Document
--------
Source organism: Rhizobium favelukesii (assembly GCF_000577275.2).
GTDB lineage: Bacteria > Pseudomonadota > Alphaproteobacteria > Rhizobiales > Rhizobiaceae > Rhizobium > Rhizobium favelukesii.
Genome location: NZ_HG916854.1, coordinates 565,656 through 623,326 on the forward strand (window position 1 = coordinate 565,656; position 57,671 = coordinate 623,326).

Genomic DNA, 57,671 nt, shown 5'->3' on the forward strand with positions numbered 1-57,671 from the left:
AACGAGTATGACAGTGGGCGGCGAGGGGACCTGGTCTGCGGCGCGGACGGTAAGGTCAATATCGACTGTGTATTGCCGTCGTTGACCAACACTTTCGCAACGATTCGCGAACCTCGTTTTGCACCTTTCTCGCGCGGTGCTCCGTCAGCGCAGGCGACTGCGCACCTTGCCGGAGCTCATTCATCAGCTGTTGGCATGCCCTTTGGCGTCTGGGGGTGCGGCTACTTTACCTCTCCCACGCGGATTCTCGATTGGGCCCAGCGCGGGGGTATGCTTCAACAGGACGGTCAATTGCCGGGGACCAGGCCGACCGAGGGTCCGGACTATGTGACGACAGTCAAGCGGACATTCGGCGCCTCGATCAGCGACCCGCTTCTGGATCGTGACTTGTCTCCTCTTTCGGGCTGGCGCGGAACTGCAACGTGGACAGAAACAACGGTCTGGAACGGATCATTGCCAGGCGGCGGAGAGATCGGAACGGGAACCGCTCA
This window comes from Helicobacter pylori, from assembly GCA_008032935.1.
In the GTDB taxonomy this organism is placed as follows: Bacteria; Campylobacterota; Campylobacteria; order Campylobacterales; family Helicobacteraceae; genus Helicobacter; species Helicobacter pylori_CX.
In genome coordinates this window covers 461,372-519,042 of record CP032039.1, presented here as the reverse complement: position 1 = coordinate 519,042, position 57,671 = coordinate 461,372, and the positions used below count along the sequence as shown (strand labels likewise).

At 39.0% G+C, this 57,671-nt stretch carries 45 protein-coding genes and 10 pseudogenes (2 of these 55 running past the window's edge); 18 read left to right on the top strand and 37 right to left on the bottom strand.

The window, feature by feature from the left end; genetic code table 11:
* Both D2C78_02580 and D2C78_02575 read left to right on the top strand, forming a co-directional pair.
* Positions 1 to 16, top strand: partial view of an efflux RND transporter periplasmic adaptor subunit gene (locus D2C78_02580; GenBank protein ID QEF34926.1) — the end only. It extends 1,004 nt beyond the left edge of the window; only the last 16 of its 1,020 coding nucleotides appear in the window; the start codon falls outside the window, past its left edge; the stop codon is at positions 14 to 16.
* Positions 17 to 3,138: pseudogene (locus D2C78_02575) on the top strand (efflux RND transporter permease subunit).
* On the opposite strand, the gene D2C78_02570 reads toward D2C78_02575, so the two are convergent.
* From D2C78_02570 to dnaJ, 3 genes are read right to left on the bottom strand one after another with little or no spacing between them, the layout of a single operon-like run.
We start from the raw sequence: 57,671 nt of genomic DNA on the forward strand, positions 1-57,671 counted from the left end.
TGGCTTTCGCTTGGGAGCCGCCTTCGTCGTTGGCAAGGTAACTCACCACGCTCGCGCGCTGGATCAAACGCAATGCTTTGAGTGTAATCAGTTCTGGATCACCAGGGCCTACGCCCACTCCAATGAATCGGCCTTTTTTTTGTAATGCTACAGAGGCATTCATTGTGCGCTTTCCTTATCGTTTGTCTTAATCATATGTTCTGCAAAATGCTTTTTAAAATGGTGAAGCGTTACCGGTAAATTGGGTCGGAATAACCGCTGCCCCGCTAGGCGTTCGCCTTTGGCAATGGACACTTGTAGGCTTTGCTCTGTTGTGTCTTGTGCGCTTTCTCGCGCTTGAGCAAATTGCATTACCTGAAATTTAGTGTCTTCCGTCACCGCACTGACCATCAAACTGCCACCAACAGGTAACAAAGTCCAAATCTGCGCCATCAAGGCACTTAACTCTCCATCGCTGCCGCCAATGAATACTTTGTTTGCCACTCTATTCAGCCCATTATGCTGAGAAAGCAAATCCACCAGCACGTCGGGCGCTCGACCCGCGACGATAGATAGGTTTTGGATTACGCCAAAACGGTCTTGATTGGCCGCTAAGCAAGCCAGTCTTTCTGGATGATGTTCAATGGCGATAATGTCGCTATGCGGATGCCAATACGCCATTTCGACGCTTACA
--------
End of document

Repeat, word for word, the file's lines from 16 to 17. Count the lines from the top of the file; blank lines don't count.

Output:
We start from the raw sequence: 57,671 nt of genomic DNA on the forward strand, positions 1-57,671 counted from the left end.
TGGCTTTCGCTTGGGAGCCGCCTTCGTCGTTGGCAAGGTAACTCACCACGCTCGCGCGCTGGATCAAACGCAATGCTTTGAGTGTAATCAGTTCTGGATCACCAGGGCCTACGCCCACTCCAATGAATCGGCCTTTTTTTTGTAATGCTACAGAGGCATTCATTGTGCGCTTTCCTTATCGTTTGTCTTAATCATATGTTCTGCAAAATGCTTTTTAAAATGGTGAAGCGTTACCGGTAAATTGGGTCGGAATAACCGCTGCCCCGCTAGGCGTTCGCCTTTGGCAATGGACACTTGTAGGCTTTGCTCTGTTGTGTCTTGTGCGCTTTCTCGCGCTTGAGCAAATTGCATTACCTGAAATTTAGTGTCTTCCGTCACCGCACTGACCATCAAACTGCCACCAACAGGTAACAAAGTCCAAATCTGCGCCATCAAGGCACTTAACTCTCCATCGCTGCCGCCAATGAATACTTTGTTTGCCACTCTATTCAGCCCATTATGCTGAGAAAGCAAATCCACCAGCACGTCGGGCGCTCGACCCGCGACGATAGATAGGTTTTGGATTACGCCAAAACGGTCTTGATTGGCCGCTAAGCAAGCCAGTCTTTCTGGATGATGTTCAATGGCGATAATGTCGCTATGCGGATGCCAATACGCCATTTCGACGCTTACA